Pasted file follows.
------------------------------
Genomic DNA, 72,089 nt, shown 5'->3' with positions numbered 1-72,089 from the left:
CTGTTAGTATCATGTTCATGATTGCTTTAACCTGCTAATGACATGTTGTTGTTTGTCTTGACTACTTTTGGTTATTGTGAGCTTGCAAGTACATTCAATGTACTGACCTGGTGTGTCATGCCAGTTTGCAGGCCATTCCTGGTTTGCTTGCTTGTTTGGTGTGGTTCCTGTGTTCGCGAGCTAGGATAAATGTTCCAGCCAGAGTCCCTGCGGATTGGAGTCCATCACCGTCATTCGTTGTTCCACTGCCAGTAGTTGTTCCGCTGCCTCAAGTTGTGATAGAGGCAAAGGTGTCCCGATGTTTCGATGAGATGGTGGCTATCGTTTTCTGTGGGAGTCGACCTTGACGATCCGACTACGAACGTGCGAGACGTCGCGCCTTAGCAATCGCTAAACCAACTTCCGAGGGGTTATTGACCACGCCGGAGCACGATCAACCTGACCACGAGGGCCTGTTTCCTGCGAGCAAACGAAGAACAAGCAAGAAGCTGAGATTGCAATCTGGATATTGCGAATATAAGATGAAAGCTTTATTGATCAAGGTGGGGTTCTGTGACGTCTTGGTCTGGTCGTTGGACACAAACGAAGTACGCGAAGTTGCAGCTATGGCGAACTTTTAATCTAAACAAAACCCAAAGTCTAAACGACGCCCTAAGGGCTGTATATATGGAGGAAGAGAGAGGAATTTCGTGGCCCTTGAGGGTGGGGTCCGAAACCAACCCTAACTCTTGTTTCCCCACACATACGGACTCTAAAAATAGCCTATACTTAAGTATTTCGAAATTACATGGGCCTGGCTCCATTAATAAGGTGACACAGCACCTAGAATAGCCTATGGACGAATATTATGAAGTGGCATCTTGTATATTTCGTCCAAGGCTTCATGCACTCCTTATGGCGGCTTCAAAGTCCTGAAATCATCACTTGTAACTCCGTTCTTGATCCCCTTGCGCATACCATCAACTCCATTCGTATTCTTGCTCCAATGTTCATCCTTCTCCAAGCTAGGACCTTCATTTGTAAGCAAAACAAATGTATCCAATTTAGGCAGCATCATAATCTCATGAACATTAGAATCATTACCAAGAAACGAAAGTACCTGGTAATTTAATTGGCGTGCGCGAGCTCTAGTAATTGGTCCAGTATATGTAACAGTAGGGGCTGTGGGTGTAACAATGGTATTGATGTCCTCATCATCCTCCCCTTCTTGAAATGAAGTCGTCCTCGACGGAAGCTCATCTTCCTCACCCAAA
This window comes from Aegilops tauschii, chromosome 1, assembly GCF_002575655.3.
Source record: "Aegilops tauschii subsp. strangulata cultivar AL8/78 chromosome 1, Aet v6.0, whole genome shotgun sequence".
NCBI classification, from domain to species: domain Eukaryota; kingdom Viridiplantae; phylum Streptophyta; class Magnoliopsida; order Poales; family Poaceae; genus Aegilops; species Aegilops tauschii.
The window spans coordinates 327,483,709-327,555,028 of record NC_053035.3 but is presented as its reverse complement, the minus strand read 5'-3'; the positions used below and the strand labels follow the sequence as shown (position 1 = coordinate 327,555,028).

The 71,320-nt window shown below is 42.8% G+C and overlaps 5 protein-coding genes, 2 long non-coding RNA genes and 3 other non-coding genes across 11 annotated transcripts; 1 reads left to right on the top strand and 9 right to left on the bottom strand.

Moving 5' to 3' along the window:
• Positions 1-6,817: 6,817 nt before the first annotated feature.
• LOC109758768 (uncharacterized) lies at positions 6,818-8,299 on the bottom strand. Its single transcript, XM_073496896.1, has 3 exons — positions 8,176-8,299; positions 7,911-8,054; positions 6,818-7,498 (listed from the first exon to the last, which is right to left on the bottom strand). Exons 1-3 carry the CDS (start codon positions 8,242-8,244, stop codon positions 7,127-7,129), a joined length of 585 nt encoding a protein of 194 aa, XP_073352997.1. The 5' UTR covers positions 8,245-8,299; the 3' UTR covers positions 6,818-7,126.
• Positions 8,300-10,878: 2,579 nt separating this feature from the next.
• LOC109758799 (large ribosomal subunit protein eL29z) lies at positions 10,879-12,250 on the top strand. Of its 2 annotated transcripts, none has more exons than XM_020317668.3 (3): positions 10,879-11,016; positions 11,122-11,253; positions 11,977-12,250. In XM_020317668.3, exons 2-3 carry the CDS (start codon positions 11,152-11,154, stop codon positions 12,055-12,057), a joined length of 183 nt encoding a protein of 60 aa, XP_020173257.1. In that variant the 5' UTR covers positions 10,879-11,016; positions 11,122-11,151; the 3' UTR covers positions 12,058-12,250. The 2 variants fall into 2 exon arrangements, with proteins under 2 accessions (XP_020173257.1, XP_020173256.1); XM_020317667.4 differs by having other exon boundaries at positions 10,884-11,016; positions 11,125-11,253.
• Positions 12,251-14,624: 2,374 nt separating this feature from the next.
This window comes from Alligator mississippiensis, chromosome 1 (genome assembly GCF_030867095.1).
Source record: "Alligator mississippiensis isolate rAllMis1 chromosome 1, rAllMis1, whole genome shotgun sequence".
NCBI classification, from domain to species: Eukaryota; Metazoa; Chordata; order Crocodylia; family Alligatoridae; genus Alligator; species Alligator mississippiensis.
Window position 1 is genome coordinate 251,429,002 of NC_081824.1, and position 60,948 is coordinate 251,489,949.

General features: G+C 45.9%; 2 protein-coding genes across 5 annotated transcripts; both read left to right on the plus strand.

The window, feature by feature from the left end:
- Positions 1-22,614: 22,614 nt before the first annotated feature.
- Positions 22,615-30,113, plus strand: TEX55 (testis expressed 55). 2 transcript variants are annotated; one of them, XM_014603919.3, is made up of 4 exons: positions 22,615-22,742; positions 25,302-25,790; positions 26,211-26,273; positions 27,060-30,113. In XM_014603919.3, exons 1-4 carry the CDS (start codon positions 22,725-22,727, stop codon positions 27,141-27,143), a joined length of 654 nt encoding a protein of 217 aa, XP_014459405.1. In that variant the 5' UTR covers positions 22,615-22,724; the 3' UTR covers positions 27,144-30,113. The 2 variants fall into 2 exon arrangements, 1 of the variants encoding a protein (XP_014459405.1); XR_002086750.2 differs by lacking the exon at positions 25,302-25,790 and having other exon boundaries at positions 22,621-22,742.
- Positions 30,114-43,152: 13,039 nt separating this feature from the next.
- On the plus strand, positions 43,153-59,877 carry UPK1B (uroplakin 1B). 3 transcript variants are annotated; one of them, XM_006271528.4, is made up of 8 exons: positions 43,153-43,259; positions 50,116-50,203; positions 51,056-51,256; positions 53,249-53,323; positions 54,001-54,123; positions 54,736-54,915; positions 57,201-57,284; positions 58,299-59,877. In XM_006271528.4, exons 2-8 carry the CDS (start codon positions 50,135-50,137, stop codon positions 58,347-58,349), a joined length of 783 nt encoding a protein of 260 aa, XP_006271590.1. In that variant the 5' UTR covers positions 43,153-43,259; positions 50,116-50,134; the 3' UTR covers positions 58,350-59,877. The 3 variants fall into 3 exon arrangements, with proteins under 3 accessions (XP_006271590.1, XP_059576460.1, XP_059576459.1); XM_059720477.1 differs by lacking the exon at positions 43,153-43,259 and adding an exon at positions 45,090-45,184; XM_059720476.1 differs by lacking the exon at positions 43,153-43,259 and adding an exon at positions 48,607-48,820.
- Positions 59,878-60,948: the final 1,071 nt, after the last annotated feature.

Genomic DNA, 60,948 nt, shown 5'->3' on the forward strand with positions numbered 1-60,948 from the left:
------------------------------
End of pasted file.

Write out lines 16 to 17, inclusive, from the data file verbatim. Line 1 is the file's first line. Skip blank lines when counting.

NCBI classification, from domain to species: Eukaryota; Metazoa; Chordata; order Crocodylia; family Alligatoridae; genus Alligator; species Alligator mississippiensis.
Window position 1 is genome coordinate 251,429,002 of NC_081824.1, and position 60,948 is coordinate 251,489,949.